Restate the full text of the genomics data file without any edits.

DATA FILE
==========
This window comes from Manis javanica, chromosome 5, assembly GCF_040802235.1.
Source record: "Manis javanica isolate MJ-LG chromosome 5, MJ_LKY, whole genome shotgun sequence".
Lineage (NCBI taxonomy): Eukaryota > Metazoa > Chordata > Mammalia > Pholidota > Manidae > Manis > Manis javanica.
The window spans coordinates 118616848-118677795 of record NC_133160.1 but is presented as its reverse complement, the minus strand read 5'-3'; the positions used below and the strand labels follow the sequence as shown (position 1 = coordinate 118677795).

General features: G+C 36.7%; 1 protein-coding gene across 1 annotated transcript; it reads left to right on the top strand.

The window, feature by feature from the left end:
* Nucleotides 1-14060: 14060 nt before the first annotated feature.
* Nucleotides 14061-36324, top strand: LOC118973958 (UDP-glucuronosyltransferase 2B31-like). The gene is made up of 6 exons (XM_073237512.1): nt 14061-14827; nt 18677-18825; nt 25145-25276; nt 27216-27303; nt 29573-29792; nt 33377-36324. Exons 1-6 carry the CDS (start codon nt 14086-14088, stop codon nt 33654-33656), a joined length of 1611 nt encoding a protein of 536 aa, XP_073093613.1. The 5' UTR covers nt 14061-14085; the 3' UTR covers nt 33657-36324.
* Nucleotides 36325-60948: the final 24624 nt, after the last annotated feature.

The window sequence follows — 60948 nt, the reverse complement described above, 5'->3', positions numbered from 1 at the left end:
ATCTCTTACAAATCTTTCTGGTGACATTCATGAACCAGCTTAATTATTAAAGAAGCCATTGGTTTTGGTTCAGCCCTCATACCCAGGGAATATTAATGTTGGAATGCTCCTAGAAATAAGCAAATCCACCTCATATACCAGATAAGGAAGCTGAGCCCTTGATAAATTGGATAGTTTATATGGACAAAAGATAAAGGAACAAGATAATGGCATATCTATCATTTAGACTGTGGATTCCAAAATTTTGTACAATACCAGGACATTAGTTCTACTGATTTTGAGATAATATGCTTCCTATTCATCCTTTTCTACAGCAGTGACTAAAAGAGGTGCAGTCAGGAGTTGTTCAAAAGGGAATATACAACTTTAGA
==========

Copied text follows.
This window comes from Manis javanica, chromosome 5, assembly GCF_040802235.1.
Source record: "Manis javanica isolate MJ-LG chromosome 5, MJ_LKY, whole genome shotgun sequence".
Lineage (NCBI taxonomy): Eukaryota > Metazoa > Chordata > Mammalia > Pholidota > Manidae > Manis > Manis javanica.
The window spans coordinates 118616848-118677795 of record NC_133160.1 but is presented as its reverse complement, the minus strand read 5'-3'; the positions used below and the strand labels follow the sequence as shown (position 1 = coordinate 118677795).

General features: G+C 36.7%; 1 protein-coding gene across 1 annotated transcript; it reads left to right on the top strand.

The window, feature by feature from the left end:
* Nucleotides 1-14060: 14060 nt before the first annotated feature.
* Nucleotides 14061-36324, top strand: LOC118973958 (UDP-glucuronosyltransferase 2B31-like). The gene is made up of 6 exons (XM_073237512.1): nt 14061-14827; nt 18677-18825; nt 25145-25276; nt 27216-27303; nt 29573-29792; nt 33377-36324. Exons 1-6 carry the CDS (start codon nt 14086-14088, stop codon nt 33654-33656), a joined length of 1611 nt encoding a protein of 536 aa, XP_073093613.1. The 5' UTR covers nt 14061-14085; the 3' UTR covers nt 33657-36324.
* Nucleotides 36325-60948: the final 24624 nt, after the last annotated feature.

The window sequence follows — 60948 nt, the reverse complement described above, 5'->3', positions numbered from 1 at the left end:
ATCTCTTACAAATCTTTCTGGTGACATTCATGAACCAGCTTAATTATTAAAGAAGCCATTGGTTTTGGTTCAGCCCTCATACCCAGGGAATATTAATGTTGGAATGCTCCTAGAAATAAGCAAATCCACCTCATATACCAGATAAGGAAGCTGAGCCCTTGATAAATTGGATAGTTTATATGGACAAAAGATAAAGGAACAAGATAATGGCATATCTATCATTTAGACTGTGGATTCCAAAATTTTGTACAATACCAGGACATTAGTTCTACTGATTTTGAGATAATATGCTTCCTATTCATCCTTTTCTACAGCAGTGACTAAAAGAGGTGCAGTCAGGAGTTGTTCAAAAGGGAATATACAACTTTAGA